She was comfortable enough but there was a lot of activity around her. Some of her sentences were inaudible and incoherent, but you could tell that she was pleased to be surrounded by so many people. My nephews showed Facetime conversations with their children, and my mother loved speaking to the young kids.
My mother was picking away at some piece of her blanket, which is a sign of her deterioration. She might fixate on a routine that she repeats. She is trying to make sense of her loss of control and she is working out her preparations.
She nibbles on food and drinks sufficient Ensure. As long as she stays hydrated, she can carry on for weeks.
She is in discomfort. She complains that her legs and butt give her pain and she tends to move into a fetal position on her left side. The staff will adjust her and she reverts immediately to her left coil. If they shift her over to the right side so she does not get bed sores, she finds a way to get more comfortable going immediately back to her left side.
She brings her legs up to chest level and the mere touch of her legs sends her howling. You don't have to move them. Just a gentle touch and she will howl. The nursing staff does monitor her pain levels and they adjust as needed.
On my way to see her today, I stopped for half an hour at Tower Hill Botanical and took some photos. I needed a bright spot to the day. Gloriously, the sun emerged for fifteen minutes, but it was sustaining. The floral arrangements at Tower Hill were inspiring. I'll post them on my blog.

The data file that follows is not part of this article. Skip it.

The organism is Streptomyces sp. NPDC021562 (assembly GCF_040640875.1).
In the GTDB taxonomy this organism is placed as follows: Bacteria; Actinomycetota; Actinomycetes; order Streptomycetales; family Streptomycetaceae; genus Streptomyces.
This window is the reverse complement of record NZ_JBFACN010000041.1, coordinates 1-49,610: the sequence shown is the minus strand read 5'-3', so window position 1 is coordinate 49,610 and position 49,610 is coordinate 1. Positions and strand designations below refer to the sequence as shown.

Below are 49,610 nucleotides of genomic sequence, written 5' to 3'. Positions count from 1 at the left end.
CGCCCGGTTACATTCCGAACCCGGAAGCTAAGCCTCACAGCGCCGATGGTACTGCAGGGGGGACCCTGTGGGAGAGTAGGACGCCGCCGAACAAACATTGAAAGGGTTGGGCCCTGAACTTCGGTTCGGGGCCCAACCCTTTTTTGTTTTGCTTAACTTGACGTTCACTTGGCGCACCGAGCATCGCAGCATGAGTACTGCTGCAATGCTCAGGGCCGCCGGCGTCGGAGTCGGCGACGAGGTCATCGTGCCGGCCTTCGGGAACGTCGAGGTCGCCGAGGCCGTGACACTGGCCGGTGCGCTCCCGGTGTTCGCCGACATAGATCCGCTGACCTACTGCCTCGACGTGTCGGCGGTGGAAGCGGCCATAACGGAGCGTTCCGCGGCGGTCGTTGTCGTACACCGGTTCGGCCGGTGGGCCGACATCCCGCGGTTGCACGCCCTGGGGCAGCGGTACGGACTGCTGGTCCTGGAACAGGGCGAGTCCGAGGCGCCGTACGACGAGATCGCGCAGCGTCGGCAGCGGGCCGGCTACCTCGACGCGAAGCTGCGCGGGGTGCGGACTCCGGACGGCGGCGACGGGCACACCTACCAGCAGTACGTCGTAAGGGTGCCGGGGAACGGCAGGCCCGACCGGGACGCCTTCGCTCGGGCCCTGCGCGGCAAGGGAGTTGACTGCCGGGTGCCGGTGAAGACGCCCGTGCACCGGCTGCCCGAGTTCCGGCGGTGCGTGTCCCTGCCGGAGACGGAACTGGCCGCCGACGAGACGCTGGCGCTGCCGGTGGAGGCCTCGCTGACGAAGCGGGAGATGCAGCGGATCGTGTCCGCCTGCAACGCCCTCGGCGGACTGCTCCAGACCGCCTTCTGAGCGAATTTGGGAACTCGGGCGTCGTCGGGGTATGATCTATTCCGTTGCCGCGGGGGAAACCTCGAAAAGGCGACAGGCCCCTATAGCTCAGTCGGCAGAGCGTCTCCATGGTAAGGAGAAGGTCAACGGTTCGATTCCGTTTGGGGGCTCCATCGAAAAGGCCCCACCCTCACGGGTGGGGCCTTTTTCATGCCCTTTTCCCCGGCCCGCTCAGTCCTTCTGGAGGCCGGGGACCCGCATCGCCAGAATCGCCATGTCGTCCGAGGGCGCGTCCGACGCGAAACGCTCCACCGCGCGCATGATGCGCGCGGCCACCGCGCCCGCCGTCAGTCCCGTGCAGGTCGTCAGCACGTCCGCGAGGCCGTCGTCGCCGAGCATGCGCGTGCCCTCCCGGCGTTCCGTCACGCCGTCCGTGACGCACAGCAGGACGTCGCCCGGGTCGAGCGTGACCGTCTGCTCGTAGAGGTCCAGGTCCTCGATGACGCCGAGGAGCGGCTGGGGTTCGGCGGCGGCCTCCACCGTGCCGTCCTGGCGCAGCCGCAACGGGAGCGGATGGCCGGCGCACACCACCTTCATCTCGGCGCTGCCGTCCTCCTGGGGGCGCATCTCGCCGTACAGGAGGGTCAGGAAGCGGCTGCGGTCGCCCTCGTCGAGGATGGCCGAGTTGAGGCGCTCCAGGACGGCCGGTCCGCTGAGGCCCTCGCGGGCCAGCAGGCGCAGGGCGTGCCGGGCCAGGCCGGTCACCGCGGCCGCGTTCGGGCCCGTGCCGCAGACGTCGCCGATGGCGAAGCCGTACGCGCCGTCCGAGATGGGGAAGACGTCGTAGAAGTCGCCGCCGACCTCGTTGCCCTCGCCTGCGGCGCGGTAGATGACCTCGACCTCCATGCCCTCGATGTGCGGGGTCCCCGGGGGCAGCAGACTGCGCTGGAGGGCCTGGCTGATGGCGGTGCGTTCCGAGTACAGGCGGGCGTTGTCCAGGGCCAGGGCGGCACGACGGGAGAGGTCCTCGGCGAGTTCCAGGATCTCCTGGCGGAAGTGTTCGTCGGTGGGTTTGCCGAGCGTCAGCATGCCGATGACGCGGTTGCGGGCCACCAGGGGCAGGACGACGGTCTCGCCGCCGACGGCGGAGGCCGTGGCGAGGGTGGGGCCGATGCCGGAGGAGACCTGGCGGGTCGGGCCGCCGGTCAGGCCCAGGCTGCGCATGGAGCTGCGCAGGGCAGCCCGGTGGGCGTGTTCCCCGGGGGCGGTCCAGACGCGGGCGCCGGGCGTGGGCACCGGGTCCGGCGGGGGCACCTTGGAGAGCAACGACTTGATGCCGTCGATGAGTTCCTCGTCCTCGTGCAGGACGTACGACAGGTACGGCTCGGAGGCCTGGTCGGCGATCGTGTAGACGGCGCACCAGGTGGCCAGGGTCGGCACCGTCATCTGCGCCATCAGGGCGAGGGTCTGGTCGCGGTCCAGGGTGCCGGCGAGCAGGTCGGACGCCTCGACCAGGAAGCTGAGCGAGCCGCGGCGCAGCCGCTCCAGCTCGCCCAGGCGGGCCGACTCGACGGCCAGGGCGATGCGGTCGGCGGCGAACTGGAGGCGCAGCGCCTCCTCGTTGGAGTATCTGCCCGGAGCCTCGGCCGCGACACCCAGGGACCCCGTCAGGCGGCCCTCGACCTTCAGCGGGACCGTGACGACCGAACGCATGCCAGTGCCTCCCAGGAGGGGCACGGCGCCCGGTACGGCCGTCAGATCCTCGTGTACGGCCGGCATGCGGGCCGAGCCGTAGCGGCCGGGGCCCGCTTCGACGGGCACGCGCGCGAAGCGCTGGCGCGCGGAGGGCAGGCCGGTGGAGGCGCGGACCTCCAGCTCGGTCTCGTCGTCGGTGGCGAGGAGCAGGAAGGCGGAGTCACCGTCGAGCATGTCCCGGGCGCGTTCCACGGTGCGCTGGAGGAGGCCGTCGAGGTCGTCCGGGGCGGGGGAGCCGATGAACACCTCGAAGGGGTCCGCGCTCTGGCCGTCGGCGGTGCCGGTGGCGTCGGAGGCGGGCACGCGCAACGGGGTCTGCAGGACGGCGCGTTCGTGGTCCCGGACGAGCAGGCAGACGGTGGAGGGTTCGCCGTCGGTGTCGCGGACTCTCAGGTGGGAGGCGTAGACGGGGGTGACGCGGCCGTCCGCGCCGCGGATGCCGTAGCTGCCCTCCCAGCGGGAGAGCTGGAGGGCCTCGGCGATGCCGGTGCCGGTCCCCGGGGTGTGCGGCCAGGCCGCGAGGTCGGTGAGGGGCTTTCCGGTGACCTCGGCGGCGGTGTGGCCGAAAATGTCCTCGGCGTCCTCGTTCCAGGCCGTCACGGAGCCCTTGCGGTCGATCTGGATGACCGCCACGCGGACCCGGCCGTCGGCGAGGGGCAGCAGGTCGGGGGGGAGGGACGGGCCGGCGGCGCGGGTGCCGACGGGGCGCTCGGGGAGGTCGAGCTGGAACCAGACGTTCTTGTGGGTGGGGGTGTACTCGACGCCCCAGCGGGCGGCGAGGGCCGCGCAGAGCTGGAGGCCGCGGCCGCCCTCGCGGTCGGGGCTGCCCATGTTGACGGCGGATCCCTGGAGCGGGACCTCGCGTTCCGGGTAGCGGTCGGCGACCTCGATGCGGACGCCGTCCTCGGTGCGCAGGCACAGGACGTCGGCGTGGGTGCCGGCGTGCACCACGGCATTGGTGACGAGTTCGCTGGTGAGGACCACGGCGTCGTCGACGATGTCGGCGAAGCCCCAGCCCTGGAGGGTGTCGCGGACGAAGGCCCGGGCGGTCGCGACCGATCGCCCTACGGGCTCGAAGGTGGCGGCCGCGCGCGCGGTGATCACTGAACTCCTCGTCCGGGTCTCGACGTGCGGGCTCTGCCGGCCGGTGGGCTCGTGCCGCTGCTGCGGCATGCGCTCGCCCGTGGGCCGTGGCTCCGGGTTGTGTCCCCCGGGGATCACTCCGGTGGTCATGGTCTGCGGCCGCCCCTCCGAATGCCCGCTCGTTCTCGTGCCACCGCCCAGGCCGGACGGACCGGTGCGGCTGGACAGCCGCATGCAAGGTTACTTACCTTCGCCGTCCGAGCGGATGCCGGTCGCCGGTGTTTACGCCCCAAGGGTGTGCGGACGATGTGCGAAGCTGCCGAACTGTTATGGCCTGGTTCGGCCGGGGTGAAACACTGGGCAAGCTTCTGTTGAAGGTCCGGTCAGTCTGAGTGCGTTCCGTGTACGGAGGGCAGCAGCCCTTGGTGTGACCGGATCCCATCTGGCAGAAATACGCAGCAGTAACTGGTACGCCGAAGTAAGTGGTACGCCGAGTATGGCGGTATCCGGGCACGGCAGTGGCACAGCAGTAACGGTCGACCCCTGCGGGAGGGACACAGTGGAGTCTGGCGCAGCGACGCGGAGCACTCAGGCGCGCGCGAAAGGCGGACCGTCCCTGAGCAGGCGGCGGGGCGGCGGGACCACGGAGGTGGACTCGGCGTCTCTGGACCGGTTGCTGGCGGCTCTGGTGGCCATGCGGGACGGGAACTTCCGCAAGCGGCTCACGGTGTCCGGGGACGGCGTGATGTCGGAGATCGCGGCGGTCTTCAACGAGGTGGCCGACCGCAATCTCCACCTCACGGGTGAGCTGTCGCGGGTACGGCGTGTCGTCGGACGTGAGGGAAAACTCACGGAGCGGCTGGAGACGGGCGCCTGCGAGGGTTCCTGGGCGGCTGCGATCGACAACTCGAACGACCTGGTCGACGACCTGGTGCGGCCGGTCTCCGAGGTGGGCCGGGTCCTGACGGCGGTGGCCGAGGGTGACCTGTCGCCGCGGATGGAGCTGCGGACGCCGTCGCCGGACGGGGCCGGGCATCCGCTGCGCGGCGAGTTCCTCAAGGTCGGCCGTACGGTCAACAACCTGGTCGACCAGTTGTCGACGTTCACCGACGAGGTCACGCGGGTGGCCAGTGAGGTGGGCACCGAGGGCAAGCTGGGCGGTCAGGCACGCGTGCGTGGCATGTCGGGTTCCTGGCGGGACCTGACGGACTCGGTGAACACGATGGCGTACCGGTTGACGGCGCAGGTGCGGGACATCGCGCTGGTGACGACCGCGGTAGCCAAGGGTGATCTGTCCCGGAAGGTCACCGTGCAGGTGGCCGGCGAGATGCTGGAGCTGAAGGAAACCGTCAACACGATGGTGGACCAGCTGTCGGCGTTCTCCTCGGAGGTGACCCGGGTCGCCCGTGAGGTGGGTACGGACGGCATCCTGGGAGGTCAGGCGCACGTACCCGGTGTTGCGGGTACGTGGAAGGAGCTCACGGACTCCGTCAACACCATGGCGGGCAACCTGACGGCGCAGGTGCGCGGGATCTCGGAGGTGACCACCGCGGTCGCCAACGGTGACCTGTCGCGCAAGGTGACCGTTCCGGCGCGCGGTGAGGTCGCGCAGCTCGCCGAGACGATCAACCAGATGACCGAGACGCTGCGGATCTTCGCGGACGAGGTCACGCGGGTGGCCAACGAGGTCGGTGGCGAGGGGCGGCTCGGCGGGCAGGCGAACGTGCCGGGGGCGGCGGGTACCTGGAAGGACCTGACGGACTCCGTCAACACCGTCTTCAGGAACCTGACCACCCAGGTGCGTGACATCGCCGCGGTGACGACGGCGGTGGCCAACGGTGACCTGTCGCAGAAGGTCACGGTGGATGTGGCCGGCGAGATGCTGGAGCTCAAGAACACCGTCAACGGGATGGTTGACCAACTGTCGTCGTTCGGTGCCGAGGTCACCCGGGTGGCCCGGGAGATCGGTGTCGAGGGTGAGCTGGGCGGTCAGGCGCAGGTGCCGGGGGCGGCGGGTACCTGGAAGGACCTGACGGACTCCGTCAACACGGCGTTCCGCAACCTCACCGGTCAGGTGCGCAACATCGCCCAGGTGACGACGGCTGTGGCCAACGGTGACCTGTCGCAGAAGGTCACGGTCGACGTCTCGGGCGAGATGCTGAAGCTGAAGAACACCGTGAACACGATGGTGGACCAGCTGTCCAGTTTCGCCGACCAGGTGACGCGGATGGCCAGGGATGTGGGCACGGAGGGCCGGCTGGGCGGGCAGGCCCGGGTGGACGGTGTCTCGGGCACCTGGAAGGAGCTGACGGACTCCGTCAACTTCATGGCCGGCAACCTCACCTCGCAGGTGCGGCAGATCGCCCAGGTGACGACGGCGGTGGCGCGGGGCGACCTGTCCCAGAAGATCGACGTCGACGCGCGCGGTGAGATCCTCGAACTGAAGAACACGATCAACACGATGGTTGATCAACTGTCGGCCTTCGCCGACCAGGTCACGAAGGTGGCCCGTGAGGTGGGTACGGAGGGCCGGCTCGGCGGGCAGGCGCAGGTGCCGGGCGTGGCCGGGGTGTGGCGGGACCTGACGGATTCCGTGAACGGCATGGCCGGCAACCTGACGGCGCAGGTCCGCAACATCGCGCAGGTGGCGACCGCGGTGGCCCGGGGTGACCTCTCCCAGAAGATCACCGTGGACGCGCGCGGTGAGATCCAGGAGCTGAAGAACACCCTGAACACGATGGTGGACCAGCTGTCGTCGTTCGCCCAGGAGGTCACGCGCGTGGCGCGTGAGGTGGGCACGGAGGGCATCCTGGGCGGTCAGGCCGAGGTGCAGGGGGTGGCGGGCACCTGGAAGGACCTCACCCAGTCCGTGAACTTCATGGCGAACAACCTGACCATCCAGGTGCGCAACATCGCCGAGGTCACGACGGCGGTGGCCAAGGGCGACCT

When I parked my car, I saw my sister from Maine. She and her boyfriend were visiting from Pennsylvania en route to Maine. She shared with me her amazingly good news. I was so happy to hear of two personal successes she had. I'm sure my mother is so relieved and happy for this news.
When I visited her today, she was very peaceful. She smiled a lot and we had a nice conversation. Early on, I say, "I love you." She smiled and nodded. Then I said, "I'm sorry," and she smiled and nodded. Then I said "Thank you," and she smiled and nodded and fell asleep with the smile on her face. She looked angelic.
I asked if she wanted communion and she was very enthusiastic. I gave her a small piece of the host and she chanted the Our Father. We prayed it together, and they she said it twice separately. Then I prayed Psalm 27 with her to give her comforting words, and she nodded.
My youngest sister arrived and we talked with our Mom for a bit. We also talked about my sister's daughter's college visits yesterday and the intricacies of financial aid applications.
We took photos of my mom as she was wearing a flower in her hair. I suppose my sister put it in her hair. Someone also painted my mother's fingernails.
My mother talked so softly that we could not hear her. She talked nonsensical things too, but we simply agreed with her, and she was content. She kept nodded off and waking up and nodding off. She just held our hands and kept adjusting the blankets over her. She was warmer than she had been. Part of these last days is alterations in body temperatures and some agitated movements. Everyone wants to help, but the best thing is simply being with her and giving her the space she needs to do her internal work.
Many in the family are coming to say goodbye. This is the time to do so. Everyone will say goodbye in her or his own way. Mostly, prayer from any distance is what is needed. God will take her soon, and she is doing so well in getting ready for that day. She is at peace and is fairly happy.